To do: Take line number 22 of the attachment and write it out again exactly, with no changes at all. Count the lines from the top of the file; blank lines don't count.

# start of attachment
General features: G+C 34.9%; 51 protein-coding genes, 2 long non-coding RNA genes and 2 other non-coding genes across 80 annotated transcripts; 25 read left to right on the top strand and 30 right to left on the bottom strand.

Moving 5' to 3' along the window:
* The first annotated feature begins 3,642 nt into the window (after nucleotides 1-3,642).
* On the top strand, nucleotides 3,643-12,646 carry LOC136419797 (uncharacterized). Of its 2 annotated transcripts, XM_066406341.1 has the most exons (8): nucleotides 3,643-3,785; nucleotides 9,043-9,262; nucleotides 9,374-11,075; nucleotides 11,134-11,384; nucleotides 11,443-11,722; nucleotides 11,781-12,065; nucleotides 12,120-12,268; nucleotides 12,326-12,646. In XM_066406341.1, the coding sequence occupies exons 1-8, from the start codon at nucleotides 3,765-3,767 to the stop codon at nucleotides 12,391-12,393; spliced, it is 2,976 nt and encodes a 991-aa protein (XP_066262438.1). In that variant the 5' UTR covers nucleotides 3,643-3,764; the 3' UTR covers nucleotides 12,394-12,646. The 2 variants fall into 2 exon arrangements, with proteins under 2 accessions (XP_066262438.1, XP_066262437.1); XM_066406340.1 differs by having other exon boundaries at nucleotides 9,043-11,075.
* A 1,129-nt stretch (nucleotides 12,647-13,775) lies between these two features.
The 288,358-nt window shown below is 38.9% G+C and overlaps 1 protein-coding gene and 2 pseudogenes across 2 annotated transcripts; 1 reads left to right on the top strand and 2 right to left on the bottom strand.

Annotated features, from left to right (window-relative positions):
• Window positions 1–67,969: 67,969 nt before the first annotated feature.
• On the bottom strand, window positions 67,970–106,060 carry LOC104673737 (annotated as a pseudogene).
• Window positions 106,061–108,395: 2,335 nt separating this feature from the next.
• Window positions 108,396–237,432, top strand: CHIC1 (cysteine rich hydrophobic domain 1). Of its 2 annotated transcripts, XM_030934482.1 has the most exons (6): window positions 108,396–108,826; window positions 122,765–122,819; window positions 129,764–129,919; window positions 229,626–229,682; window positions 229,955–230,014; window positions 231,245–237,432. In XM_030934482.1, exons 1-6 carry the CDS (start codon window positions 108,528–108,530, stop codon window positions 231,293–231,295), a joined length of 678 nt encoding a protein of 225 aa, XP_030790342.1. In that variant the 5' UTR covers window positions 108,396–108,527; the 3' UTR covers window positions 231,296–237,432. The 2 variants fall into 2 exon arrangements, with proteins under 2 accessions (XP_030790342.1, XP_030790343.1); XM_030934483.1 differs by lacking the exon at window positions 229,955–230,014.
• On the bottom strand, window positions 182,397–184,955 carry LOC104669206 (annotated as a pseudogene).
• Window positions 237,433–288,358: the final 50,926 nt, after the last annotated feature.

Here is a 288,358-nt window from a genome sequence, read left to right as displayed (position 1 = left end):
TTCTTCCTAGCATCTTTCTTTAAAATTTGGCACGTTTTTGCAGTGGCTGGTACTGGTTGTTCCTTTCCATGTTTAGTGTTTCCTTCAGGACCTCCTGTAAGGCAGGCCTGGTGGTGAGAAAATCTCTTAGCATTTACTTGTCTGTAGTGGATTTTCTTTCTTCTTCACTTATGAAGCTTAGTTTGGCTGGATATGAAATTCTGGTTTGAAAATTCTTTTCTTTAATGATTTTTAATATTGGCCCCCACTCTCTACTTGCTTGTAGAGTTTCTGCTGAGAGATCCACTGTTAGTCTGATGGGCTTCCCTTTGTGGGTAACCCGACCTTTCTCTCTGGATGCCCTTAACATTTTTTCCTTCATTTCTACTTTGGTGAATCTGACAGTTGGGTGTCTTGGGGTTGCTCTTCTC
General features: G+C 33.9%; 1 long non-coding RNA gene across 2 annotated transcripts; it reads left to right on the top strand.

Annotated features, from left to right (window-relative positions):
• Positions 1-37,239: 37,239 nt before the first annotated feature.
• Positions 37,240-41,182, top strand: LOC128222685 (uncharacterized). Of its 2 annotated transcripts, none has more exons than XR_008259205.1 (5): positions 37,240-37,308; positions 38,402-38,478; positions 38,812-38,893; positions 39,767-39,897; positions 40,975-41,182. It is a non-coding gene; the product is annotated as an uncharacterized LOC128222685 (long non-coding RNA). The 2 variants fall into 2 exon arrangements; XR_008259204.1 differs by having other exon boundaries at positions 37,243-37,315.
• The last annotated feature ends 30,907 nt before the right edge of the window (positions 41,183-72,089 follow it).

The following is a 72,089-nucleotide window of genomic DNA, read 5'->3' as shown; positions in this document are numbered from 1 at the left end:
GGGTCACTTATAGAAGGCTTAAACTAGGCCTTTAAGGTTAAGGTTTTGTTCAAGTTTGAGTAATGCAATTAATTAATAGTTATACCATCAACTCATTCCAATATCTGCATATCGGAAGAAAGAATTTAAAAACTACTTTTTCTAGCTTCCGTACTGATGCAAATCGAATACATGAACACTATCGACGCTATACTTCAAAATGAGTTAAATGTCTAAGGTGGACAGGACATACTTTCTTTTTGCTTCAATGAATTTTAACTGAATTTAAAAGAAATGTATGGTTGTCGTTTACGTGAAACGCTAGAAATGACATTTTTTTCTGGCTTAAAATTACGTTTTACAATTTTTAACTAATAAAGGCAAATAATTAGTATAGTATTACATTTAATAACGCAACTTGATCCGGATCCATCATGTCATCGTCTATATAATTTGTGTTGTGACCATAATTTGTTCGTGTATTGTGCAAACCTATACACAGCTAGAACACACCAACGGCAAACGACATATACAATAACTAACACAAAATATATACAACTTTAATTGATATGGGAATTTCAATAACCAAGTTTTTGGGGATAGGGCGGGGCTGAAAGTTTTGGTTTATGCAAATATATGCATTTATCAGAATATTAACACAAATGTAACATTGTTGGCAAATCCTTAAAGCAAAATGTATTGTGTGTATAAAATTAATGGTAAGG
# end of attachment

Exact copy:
GGGTCACTTATAGAAGGCTTAAACTAGGCCTTTAAGGTTAAGGTTTTGTTCAAGTTTGAGTAATGCAATTAATTAATAGTTATACCATCAACTCATTCCAATATCTGCATATCGGAAGAAAGAATTTAAAAACTACTTTTTCTAGCTTCCGTACTGATGCAAATCGAATACATGAACACTATCGACGCTATACTTCAAAATGAGTTAAATGTCTAAGGTGGACAGGACATACTTTCTTTTTGCTTCAATGAATTTTAACTGAATTTAAAAGAAATGTATGGTTGTCGTTTACGTGAAACGCTAGAAATGACATTTTTTTCTGGCTTAAAATTACGTTTTACAATTTTTAACTAATAAAGGCAAATAATTAGTATAGTATTACATTTAATAACGCAACTTGATCCGGATCCATCATGTCATCGTCTATATAATTTGTGTTGTGACCATAATTTGTTCGTGTATTGTGCAAACCTATACACAGCTAGAACACACCAACGGCAAACGACATATACAATAACTAACACAAAATATATACAACTTTAATTGATATGGGAATTTCAATAACCAAGTTTTTGGGGATAGGGCGGGGCTGAAAGTTTTGGTTTATGCAAATATATGCATTTATCAGAATATTAACACAAATGTAACATTGTTGGCAAATCCTTAAAGCAAAATGTATTGTGTGTATAAAATTAATGGTAAGG